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Blackstone: House of Cards

By

This is a house of cards the likes of which we have rarely seen.

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I am already working with brokers to obtain shares of Blackstone on its IPO. I assume investors will be climbing all over each other to get a piece of this.

But I am not working with brokers to buy the shares like everyone else on the IPO; I am working with them to borrow the shares so I can short the shares after the IPO.

This is a house of cards the likes of which we have rarely seen.

As an aside, I find it interesting that regulators forbid certain "unsophisticated investors" to invest in the funds Blackstone runs (you must be a "qualified investor" with a certain net worth and income), yet they are willing to let Grandma Jones take her social security money and buy the shares of the company. I am not saying Grandma Jones shouldn't be allowed; I am just pointing out an interesting dichotomy.

I also find it ironic that Blackstone rationalizes privatization by pointing out how cumbersome it is to be a public company, yet they want to become a public company.

First let's look at the uses of the proceeds of the IPO. Since Blackstone is a partnership, all that new money essentially goes to the partners. The papers say the proceeds will go to buy other asset management companies (diversify the partners' risk), pay down debt (the personal debt of the partners) and reward the founding partners (the partners are exchanging their equity for cash for past performance). New shareholders are rewarding the partners for their past performance of which those new shareholders did not participate. The logic escapes me.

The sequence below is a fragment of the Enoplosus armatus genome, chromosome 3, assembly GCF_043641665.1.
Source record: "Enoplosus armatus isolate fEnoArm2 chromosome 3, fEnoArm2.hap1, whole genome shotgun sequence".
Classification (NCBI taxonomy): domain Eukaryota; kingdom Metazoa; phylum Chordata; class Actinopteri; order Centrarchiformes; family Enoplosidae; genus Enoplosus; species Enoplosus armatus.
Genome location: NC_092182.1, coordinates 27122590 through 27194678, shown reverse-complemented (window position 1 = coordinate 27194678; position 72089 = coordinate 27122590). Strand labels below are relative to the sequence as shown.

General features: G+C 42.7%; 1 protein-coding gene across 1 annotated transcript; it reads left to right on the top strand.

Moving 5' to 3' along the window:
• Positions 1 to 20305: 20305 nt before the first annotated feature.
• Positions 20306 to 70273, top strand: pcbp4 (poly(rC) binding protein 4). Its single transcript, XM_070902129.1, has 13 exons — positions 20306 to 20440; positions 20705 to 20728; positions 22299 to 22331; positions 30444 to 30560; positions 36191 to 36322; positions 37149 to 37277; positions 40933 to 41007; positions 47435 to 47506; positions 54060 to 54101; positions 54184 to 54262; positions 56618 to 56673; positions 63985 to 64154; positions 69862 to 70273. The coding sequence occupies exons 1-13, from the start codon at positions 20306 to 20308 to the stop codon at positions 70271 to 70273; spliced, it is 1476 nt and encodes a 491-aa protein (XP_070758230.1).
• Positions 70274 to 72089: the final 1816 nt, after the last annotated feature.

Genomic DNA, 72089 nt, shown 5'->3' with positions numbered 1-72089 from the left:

This is the key to why it makes no sense to buy the shares in Blackstone: what made the company successful in the past, carefully betting its own money in finding real value, is very different from the way it approaches deals currently. Crucially different.

The fund must put its investors' money to work to generate fees. Even though the managers have a fiduciary responsibility to their investors, there is great pressure to do deals and assume risks they should not in order to generate those fees. This is an inherent conflict of interest. From what I have seen so far, they have not been resisting those temptations.

If the company continues to invest the money loosely, at some point those increased risks (heavily levering companies in order to get ROA high enough) will blow up. If enough deals blow up, investors will pull their money and the shares of the public company will be worth zero.

This is not a biotech company. Investors in biotech take huge risks for huge returns. This is understandable. Investors in Blackstone will be taking huge risks for moderate at best potential returns. Growth in fees, which is all shareholders are buying this for, is likely to be small since they are already having trouble finding value.

There are clear reasons why these "smart financiers" are selling. Do you have clear reasons for buying?

Best Regards,
Mr. Practical
No positions in stocks mentioned.
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